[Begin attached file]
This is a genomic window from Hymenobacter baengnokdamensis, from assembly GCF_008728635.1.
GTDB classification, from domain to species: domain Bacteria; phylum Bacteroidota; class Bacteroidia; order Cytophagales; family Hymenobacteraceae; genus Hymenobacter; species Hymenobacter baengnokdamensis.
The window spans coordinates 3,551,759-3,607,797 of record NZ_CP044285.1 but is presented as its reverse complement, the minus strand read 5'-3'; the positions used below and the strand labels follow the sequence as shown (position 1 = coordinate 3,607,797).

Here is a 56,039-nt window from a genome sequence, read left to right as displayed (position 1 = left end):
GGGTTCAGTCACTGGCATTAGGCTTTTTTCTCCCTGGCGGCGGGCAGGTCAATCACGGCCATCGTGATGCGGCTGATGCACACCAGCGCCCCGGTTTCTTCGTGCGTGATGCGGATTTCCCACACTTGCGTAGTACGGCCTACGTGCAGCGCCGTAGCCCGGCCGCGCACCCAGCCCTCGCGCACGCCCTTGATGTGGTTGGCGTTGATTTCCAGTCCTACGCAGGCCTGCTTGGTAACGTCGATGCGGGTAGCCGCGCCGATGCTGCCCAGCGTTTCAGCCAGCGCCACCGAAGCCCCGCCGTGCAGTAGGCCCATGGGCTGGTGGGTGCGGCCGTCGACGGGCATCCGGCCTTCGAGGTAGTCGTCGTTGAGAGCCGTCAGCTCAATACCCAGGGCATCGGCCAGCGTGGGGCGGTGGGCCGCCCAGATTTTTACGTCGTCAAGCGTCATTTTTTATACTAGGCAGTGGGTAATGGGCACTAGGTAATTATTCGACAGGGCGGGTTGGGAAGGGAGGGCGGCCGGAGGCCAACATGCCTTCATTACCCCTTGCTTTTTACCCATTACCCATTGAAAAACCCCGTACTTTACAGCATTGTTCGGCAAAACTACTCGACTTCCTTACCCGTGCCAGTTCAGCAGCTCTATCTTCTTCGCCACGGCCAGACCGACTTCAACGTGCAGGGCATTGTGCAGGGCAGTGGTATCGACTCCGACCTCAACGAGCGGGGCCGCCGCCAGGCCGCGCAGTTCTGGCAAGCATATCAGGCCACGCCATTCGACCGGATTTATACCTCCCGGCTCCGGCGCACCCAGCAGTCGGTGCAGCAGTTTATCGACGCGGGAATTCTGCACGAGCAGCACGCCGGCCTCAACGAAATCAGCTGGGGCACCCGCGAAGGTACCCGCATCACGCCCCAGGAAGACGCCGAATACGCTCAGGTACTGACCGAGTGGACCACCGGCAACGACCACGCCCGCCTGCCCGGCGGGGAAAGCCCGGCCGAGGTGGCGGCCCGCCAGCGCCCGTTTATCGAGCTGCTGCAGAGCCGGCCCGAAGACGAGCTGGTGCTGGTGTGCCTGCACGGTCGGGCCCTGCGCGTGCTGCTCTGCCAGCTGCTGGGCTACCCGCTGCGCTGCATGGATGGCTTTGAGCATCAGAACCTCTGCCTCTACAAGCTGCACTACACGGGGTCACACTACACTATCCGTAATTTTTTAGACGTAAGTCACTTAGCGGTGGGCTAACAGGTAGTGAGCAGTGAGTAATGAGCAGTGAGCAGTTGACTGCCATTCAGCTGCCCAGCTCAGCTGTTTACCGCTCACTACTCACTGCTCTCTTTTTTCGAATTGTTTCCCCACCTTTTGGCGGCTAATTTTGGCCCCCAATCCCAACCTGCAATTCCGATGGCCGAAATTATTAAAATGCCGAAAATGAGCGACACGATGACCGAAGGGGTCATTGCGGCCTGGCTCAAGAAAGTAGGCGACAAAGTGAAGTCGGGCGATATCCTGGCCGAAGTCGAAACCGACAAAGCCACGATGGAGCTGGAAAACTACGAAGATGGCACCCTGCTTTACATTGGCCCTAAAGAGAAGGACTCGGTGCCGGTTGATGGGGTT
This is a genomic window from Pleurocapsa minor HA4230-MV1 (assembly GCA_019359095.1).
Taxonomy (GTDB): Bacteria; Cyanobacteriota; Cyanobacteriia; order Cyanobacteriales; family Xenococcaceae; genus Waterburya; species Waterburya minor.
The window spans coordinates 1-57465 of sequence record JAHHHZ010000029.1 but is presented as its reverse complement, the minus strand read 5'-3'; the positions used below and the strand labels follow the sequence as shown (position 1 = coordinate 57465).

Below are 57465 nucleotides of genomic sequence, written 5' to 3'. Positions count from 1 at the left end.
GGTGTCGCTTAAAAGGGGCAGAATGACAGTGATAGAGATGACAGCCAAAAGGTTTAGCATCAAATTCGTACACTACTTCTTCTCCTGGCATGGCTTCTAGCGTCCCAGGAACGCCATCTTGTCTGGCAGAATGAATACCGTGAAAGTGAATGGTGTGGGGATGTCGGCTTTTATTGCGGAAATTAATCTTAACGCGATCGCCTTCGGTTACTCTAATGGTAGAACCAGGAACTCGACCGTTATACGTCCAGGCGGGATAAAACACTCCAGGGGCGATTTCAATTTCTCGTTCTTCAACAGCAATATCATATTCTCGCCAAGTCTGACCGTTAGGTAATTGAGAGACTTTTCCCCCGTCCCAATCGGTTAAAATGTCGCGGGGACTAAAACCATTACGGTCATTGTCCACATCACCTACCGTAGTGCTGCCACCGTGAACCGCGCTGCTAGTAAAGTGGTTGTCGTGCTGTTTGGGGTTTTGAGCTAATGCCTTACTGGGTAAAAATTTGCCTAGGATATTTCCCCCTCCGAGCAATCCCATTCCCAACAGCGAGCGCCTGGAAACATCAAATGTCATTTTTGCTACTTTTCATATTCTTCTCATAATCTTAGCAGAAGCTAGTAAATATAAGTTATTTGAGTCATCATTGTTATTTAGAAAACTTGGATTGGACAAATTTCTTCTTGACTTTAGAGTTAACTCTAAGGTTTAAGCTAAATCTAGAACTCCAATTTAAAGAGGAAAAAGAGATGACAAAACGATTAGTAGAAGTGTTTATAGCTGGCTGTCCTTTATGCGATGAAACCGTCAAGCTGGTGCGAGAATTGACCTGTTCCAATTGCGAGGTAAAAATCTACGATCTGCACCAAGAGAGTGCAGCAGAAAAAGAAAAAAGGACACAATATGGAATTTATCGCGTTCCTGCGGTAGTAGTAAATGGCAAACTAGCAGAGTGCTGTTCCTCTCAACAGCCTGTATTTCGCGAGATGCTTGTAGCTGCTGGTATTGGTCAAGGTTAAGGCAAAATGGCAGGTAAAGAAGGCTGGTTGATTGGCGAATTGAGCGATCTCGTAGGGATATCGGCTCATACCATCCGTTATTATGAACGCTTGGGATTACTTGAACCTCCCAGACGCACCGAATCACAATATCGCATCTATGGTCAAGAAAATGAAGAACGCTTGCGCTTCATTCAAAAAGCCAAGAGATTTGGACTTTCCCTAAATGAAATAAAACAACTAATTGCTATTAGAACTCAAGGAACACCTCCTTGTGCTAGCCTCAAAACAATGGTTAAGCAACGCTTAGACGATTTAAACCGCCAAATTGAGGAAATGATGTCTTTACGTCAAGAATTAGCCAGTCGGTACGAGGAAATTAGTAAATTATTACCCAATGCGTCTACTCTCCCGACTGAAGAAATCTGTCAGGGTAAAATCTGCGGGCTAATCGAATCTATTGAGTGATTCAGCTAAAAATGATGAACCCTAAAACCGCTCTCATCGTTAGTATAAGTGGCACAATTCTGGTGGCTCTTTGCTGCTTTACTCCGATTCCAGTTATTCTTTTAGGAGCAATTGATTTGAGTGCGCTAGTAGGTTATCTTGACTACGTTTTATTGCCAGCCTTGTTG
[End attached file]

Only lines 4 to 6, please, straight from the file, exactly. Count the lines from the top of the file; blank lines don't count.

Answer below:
Here is a 56,039-nt window from a genome sequence, read left to right as displayed (position 1 = left end):
GGGTTCAGTCACTGGCATTAGGCTTTTTTCTCCCTGGCGGCGGGCAGGTCAATCACGGCCATCGTGATGCGGCTGATGCACACCAGCGCCCCGGTTTCTTCGTGCGTGATGCGGATTTCCCACACTTGCGTAGTACGGCCTACGTGCAGCGCCGTAGCCCGGCCGCGCACCCAGCCCTCGCGCACGCCCTTGATGTGGTTGGCGTTGATTTCCAGTCCTACGCAGGCCTGCTTGGTAACGTCGATGCGGGTAGCCGCGCCGATGCTGCCCAGCGTTTCAGCCAGCGCCACCGAAGCCCCGCCGTGCAGTAGGCCCATGGGCTGGTGGGTGCGGCCGTCGACGGGCATCCGGCCTTCGAGGTAGTCGTCGTTGAGAGCCGTCAGCTCAATACCCAGGGCATCGGCCAGCGTGGGGCGGTGGGCCGCCCAGATTTTTACGTCGTCAAGCGTCATTTTTTATACTAGGCAGTGGGTAATGGGCACTAGGTAATTATTCGACAGGGCGGGTTGGGAAGGGAGGGCGGCCGGAGGCCAACATGCCTTCATTACCCCTTGCTTTTTACCCATTACCCATTGAAAAACCCCGTACTTTACAGCATTGTTCGGCAAAACTACTCGACTTCCTTACCCGTGCCAGTTCAGCAGCTCTATCTTCTTCGCCACGGCCAGACCGACTTCAACGTGCAGGGCATTGTGCAGGGCAGTGGTATCGACTCCGACCTCAACGAGCGGGGCCGCCGCCAGGCCGCGCAGTTCTGGCAAGCATATCAGGCCACGCCATTCGACCGGATTTATACCTCCCGGCTCCGGCGCACCCAGCAGTCGGTGCAGCAGTTTATCGACGCGGGAATTCTGCACGAGCAGCACGCCGGCCTCAACGAAATCAGCTGGGGCACCCGCGAAGGTACCCGCATCACGCCCCAGGAAGACGCCGAATACGCTCAGGTACTGACCGAGTGGACCACCGGCAACGACCACGCCCGCCTGCCCGGCGGGGAAAGCCCGGCCGAGGTGGCGGCCCGCCAGCGCCCGTTTATCGAGCTGCTGCAGAGCCGGCCCGAAGACGAGCTGGTGCTGGTGTGCCTGCACGGTCGGGCCCTGCGCGTGCTGCTCTGCCAGCTGCTGGGCTACCCGCTGCGCTGCATGGATGGCTTTGAGCATCAGAACCTCTGCCTCTACAAGCTGCACTACACGGGGTCACACTACACTATCCGTAATTTTTTAGACGTAAGTCACTTAGCGGTGGGCTAACAGGTAGTGAGCAGTGAGTAATGAGCAGTGAGCAGTTGACTGCCATTCAGCTGCCCAGCTCAGCTGTTTACCGCTCACTACTCACTGCTCTCTTTTTTCGAATTGTTTCCCCACCTTTTGGCGGCTAATTTTGGCCCCCAATCCCAACCTGCAATTCCGATGGCCGAAATTATTAAAATGCCGAAAATGAGCGACACGATGACCGAAGGGGTCATTGCGGCCTGGCTCAAGAAAGTAGGCGACAAAGTGAAGTCGGGCGATATCCTGGCCGAAGTCGAAACCGACAAAGCCACGATGGAGCTGGAAAACTACGAAGATGGCACCCTGCTTTACATTGGCCCTAAAGAGAAGGACTCGGTGCCGGTTGATGGGGTT
This is a genomic window from Pleurocapsa minor HA4230-MV1 (assembly GCA_019359095.1).